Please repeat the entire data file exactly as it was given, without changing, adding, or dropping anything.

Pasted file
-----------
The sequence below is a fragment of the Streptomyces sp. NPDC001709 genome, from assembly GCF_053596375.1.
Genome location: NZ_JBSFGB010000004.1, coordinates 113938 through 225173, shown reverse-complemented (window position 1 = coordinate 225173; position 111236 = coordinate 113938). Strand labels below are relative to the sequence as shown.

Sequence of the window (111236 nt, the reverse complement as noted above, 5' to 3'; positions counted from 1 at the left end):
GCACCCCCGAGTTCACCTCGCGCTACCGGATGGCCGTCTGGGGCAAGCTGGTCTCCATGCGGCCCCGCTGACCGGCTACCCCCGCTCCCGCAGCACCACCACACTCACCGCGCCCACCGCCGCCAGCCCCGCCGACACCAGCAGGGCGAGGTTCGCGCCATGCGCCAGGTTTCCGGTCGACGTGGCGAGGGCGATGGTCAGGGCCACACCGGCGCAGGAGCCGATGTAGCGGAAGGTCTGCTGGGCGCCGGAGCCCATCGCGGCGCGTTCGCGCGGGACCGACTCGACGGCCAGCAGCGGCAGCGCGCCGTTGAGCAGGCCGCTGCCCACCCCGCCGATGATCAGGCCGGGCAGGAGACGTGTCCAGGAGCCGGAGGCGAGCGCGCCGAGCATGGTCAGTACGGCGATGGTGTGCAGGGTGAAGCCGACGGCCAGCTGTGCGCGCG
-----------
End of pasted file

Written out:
The sequence below is a fragment of the Streptomyces sp. NPDC001709 genome, from assembly GCF_053596375.1.
Genome location: NZ_JBSFGB010000004.1, coordinates 113938 through 225173, shown reverse-complemented (window position 1 = coordinate 225173; position 111236 = coordinate 113938). Strand labels below are relative to the sequence as shown.

Sequence of the window (111236 nt, the reverse complement as noted above, 5' to 3'; positions counted from 1 at the left end):
GCACCCCCGAGTTCACCTCGCGCTACCGGATGGCCGTCTGGGGCAAGCTGGTCTCCATGCGGCCCCGCTGACCGGCTACCCCCGCTCCCGCAGCACCACCACACTCACCGCGCCCACCGCCGCCAGCCCCGCCGACACCAGCAGGGCGAGGTTCGCGCCATGCGCCAGGTTTCCGGTCGACGTGGCGAGGGCGATGGTCAGGGCCACACCGGCGCAGGAGCCGATGTAGCGGAAGGTCTGCTGGGCGCCGGAGCCCATCGCGGCGCGTTCGCGCGGGACCGACTCGACGGCCAGCAGCGGCAGCGCGCCGTTGAGCAGGCCGCTGCCCACCCCGCCGATGATCAGGCCGGGCAGGAGACGTGTCCAGGAGCCGGAGGCGAGCGCGCCGAGCATGGTCAGTACGGCGATGGTGTGCAGGGTGAAGCCGACGGCCAGCTGTGCGCGCG